I have had many people ask me about the difference between the Brian’s Optik and GNetik IV pads, so I made this video that should show off their differences and help you make a decision of which pad might work better for you.
Please remember that my Optik pads are of the FLY variety, the FLX pads will be softer than my pads are and would feel a bit closer to the GNetik IV than my Optiks do.
- Both pads come stock with a removable outer knee wing (my pads have a the knee wings moved outwards, and it is not removable on my Optik pads.
- Brian’s fantastic Optislide design and technology puts their Primo material on the sliding surface of the pad while also removing all nylon binding and flattening out the sliding surface completely. This feature makes the Brian’s Gnetik IV and Optik pads the best sliding pads I have ever worn.
- The thigh rise of both the Gnetik IV and Optik FLY pads are fairly similar in terms of stiffness, even with the lower knee break on the outer roll of the Gnetik pads the overall flex feels fairly similar to the Optik
- Brian’s pads now feature a bindingless face design on the pad, the only visible binding is along the boot break.
- Both pads feature a bindingless thigh rise.
- Both feature Brian’s unique mesh accents throughout the outer wings of the pads.
- Primo material in the boot channel for wear protection.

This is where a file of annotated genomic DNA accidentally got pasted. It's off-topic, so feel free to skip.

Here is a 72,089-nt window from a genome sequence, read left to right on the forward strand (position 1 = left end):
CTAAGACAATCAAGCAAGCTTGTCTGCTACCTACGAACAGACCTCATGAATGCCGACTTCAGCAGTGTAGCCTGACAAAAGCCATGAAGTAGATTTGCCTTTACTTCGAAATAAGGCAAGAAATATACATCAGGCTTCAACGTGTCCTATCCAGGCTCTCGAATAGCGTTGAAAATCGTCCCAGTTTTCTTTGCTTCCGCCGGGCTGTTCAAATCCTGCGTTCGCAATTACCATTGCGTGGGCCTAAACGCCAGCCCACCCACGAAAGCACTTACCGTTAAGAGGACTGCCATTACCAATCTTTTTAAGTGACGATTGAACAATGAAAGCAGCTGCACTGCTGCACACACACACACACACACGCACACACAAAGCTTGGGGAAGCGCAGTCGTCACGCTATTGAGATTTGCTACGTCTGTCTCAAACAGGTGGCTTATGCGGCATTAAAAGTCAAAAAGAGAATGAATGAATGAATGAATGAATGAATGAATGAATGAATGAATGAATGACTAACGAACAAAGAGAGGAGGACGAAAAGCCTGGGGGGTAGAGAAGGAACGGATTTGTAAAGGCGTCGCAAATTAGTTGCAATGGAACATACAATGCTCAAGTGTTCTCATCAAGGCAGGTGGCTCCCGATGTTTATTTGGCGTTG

- Brian’s Optik have a flattened outer roll that sits slightly below the face of the pad and has no outer breaks. Brian’s GNetik IV has a more traditional square outer roll with a single outer break below the knee.
- Optik have Brian’s elastic Smart Strap toe ties while GNetik uses a Bungee Smart Strap system..
- Optik strapping consists of their Smart X-Strap coming from behind the calf and the knee block down to the inner wrap, with an outer strap connecting the Optislide wing to the outermost calf wing. A bootstrap, and finally a strap coming from the inside calf wing to the outer knee flap which acts as a quasi professor strap.
- GNetik IV strapping consists of a single thick strap from the knee wing down to either the outer calf wrap or the outer knee wrap (I use the knee wrap). A single thick connection point coming from two elastic straps coming from the Optislide inner calf wing. There is also a strap coming from the inner calf to the outer knee wing similar to the Opik but I removed this. Brian’s GNetik IV pads also come with a lower calf strap (that is honestly rarely used by users) and a boot strap.
- GNetik IV knee cradle is made of a soft nash material and a 3D shaped knee block, Optik consists of nylon throughout.
- Brian’s Optik have a calf pillow that helps seal the ice when your knee isn’t completely down, GNetik don’t have a pillow, but have a thicker inner calf wing for added comfort and to in a similar manner to the Optik calf pillow.
- Gnetik’s strapping leaves the pad to fit a bit looser than the Optik since the Optik Smart X-Strap sits closers to the calf.
- GNetik’s shin area is an soft nash material while Optik has Brian’s X-Static material.
- GNetik boot is softer, more padded and thicker than Optik. GNetik feels like it fits more around your skate (more traditional) compared to Optik which feels like the boot sits on top of the skate more.
- GNetik has a much softer boot compared to Optik FLY.
- Rebounds on the Optik are firmer and a bit more lively compared to the GNetik IVs.
Hopefully the video and the details here help distinguish what pads might be best for you. Both are solid pads and I feel like most goalies would be able to use both with ease. I find going back and forth between the two pads to be very easy.